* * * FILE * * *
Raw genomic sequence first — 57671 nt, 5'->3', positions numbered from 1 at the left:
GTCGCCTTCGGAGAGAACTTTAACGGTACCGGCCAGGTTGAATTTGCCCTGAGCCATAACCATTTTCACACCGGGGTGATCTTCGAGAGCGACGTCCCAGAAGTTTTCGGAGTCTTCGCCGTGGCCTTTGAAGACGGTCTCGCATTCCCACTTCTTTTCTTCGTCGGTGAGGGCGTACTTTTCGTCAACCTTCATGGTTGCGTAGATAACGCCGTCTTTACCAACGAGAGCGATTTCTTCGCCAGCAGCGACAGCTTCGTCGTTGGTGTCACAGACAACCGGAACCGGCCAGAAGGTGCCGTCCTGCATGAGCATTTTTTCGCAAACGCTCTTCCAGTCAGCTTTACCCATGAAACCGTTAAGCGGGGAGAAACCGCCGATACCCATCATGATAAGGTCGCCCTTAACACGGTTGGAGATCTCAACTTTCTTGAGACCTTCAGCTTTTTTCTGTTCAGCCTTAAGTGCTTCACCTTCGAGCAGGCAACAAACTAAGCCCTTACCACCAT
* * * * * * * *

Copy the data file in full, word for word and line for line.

Raw genomic sequence first — 57671 nt, 5'->3', positions numbered from 1 at the left:
GTCGCCTTCGGAGAGAACTTTAACGGTACCGGCCAGGTTGAATTTGCCCTGAGCCATAACCATTTTCACACCGGGGTGATCTTCGAGAGCGACGTCCCAGAAGTTTTCGGAGTCTTCGCCGTGGCCTTTGAAGACGGTCTCGCATTCCCACTTCTTTTCTTCGTCGGTGAGGGCGTACTTTTCGTCAACCTTCATGGTTGCGTAGATAACGCCGTCTTTACCAACGAGAGCGATTTCTTCGCCAGCAGCGACAGCTTCGTCGTTGGTGTCACAGACAACCGGAACCGGCCAGAAGGTGCCGTCCTGCATGAGCATTTTTTCGCAAACGCTCTTCCAGTCAGCTTTACCCATGAAACCGTTAAGCGGGGAGAAACCGCCGATACCCATCATGATAAGGTCGCCCTTAACACGGTTGGAGATCTCAACTTTCTTGAGACCTTCAGCTTTTTTCTGTTCAGCCTTAAGTGCTTCACCTTCGAGCAGGCAACAAACTAAGCCCTTACCACCAT